8. donnellysdogs

    donnellysdogs Type 1 · Master

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    Alarms constantly on phone! Injections lined up on bedside cabinet..
    ie can your insulin be timed that you take pre bed or before you get out of bed? If getting out of bed is hurried etc then can it be timed so its the last thing you do at night?

    Not sure if you are on basal injections as well as bolus? But this could help for basal.

    You need a routine (ish) for baby to thrive ie regular feed times. So set phone alarm for those feed times and get yourself in to a routine too.

    I hope you have managed to get hold of some professional help.
    Please let us know how you are doing now?
     
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  9. cuxy88

    cuxy88 Type 1 · Active Member

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    I take my long lasting hubby gives before bed its my novarapid i forget i get busy with baby and say i will do in a bit and for get to do sorry for late replies not coming through

    Sent from my SM-G920F using Diabetes.co.uk Forum mobile app
     
  10. Mrsass

    Mrsass Type 1 · Well-Known Member

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    Cuxy I 100% get this, my daughter is 14 months and I've struggled a lot with diabetes control since she was born, as I said to my diabetes nurse being a diabetic and a mum is HARD WORK! How about leaving a note stuck in every room in the house as a reminder, or if you use disposable pens have a few in use around the house so that you know there's one close to hand even if baby really needs your attention it will only take 2 seconds as opposed to only having 1 in use and it being upstairs ect. As also suggested above I put a bg meter in my kitchen so that everytime I made a bottle or was getting myself something to eat I had it there to do. Stay strong don't be hard on yourself, you know you need to improve your own care it's just finding a way that will work for you xx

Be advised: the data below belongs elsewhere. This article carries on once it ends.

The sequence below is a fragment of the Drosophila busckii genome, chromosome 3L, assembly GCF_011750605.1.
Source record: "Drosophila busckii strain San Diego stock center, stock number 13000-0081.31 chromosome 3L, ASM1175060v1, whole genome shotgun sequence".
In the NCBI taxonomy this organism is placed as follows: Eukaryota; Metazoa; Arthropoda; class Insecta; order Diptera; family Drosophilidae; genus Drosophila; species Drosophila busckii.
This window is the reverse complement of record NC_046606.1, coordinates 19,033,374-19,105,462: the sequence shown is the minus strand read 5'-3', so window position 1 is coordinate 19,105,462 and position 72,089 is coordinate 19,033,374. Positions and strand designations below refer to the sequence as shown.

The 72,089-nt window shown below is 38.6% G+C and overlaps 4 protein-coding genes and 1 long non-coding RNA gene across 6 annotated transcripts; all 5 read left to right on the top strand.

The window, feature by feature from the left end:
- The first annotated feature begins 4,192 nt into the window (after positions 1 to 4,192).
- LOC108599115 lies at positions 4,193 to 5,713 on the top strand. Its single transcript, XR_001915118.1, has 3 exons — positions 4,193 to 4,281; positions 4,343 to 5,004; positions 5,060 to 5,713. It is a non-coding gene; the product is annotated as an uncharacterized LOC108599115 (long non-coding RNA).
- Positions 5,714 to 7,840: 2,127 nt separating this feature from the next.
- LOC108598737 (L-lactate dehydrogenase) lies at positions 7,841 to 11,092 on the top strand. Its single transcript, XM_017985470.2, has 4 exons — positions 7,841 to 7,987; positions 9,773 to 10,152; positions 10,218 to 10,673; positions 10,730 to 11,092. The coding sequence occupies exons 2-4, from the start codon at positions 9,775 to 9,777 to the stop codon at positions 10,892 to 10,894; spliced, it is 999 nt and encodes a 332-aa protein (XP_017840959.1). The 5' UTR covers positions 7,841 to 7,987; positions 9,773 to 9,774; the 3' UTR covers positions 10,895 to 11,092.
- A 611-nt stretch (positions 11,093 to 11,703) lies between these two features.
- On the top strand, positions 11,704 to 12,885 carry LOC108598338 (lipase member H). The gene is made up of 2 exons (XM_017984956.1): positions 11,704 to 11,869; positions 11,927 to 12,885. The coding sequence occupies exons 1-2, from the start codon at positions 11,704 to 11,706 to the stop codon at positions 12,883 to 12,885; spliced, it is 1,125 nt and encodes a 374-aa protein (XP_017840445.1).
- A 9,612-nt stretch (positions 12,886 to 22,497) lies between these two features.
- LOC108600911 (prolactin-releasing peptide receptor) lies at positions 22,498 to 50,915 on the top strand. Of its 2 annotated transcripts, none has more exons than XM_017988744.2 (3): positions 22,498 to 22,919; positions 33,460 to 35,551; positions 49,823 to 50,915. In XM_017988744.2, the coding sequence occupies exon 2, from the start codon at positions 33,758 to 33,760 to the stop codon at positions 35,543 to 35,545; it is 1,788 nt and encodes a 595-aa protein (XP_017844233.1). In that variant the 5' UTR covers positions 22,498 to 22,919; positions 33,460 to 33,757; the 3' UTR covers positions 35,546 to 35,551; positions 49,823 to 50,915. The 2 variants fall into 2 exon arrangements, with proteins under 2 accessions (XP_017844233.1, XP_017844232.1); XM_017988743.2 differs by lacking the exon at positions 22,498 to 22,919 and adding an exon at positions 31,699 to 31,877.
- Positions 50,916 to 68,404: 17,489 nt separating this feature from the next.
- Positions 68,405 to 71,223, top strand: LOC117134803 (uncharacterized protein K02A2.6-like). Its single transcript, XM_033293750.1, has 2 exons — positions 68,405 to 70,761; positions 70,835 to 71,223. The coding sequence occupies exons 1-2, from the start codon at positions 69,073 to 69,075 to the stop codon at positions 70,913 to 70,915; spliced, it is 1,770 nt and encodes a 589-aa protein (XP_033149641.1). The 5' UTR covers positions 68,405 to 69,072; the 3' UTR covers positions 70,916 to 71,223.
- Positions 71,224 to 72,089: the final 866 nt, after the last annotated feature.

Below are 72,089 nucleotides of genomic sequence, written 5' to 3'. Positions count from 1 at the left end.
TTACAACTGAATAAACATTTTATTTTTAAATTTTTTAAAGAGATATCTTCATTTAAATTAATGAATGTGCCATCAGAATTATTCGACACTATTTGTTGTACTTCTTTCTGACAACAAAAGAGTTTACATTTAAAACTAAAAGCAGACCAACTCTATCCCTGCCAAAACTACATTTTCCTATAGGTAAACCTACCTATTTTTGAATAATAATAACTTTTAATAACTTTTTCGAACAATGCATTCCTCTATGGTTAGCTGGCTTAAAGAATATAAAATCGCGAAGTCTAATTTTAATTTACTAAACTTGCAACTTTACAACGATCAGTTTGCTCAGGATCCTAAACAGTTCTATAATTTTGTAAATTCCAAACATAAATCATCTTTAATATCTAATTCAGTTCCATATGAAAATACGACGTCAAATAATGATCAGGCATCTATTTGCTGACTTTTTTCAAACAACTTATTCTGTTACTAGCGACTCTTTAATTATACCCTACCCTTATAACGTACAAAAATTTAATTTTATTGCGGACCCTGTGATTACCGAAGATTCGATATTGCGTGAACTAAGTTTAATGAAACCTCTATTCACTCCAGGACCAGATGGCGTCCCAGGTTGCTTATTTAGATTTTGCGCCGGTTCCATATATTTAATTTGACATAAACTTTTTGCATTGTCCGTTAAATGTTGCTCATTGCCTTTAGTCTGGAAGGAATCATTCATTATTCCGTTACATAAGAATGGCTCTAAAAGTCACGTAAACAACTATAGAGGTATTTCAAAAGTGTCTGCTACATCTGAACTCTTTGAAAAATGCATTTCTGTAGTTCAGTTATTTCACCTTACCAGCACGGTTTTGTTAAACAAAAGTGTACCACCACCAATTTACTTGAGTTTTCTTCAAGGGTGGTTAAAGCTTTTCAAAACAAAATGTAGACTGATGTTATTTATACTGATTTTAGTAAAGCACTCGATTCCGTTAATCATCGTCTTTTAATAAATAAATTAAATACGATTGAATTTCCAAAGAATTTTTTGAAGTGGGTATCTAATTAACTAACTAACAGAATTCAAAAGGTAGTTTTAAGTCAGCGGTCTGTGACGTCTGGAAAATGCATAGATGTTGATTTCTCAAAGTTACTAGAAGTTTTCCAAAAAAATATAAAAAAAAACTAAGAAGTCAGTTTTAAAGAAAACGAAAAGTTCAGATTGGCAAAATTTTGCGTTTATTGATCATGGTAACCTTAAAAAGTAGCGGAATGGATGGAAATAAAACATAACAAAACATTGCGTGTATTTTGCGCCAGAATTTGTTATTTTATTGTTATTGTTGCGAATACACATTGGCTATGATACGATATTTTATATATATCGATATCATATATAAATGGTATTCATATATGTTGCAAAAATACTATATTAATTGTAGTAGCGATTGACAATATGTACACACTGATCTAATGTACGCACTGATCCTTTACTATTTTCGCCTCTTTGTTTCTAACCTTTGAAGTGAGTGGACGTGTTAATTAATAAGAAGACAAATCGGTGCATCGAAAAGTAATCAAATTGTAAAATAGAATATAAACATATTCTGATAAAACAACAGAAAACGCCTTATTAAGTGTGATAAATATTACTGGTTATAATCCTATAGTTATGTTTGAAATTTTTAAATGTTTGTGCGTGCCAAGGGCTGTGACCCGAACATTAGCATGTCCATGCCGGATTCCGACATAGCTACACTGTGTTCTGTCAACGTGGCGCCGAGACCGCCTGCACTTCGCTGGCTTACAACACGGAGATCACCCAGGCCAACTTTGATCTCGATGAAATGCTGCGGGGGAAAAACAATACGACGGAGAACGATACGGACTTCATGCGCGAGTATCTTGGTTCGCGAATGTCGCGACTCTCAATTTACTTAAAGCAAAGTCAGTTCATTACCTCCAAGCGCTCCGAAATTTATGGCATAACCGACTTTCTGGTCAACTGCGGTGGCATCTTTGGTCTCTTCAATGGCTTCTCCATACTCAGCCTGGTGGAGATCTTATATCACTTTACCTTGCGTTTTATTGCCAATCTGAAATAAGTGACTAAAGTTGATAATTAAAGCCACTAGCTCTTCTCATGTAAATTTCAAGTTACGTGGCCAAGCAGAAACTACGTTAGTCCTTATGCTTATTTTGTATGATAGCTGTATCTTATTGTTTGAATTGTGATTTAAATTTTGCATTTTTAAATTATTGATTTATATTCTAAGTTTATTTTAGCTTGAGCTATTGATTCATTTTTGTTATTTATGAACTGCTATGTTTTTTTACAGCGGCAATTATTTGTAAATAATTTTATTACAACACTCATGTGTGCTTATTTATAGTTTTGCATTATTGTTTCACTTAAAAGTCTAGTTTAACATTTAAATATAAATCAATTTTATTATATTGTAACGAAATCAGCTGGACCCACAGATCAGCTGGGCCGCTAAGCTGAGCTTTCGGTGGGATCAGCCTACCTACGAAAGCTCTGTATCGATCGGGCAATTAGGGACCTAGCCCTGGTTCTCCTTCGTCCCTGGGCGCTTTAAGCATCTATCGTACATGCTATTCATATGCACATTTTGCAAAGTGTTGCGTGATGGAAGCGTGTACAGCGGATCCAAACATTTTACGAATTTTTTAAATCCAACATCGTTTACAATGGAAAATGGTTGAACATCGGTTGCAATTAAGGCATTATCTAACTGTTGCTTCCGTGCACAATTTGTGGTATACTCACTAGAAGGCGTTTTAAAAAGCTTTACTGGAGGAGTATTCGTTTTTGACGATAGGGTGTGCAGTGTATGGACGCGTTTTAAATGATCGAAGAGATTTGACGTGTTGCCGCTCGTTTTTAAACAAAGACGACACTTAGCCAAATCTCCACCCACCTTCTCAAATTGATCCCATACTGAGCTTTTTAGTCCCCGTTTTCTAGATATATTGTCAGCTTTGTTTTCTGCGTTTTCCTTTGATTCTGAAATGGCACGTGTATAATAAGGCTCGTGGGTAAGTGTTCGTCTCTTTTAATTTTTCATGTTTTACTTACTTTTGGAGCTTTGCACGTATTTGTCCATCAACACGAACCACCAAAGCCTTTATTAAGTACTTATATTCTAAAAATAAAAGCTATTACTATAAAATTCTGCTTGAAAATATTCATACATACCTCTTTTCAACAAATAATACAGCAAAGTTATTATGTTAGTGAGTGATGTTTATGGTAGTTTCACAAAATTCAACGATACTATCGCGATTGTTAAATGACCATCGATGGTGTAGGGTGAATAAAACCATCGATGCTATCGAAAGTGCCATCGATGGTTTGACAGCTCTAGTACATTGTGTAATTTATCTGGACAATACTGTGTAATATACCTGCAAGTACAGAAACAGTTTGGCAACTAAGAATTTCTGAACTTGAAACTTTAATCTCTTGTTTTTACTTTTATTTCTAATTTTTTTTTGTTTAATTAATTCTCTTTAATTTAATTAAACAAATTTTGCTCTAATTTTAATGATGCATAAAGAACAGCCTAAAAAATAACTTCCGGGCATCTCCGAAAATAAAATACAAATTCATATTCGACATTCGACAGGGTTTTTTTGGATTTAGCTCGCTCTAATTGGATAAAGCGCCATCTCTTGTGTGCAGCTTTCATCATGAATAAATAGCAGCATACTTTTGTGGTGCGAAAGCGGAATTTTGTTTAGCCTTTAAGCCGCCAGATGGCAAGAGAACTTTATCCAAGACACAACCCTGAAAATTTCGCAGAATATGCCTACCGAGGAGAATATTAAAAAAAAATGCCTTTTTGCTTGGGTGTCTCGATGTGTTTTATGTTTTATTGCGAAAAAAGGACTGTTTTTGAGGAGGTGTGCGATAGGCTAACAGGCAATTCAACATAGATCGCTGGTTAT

Sent from my SM-G930F using Diabetes.co.uk Forum mobile app
     
  11. azure

    azure Type 1 · Expert

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    I made sure to put my pen on the table where I ate. I also put a note on my meter saying "Did you bolus?"

    If you have a phone or tablet, you could use that for alarms but I found physically putting my pen where I couldn't miss it worked. I also made sure that I did stop and inject rather than do "just one more thing" and have it go out of my mind.

    Don't make yourself feel bad. Control with a baby or young children is hard. X
     
  12. Diakat

    Diakat Type 1 · Expert
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    @cuxy88
    How are you today? Did you manage to inject? Try to make at least one bolus a day if it is all too much. X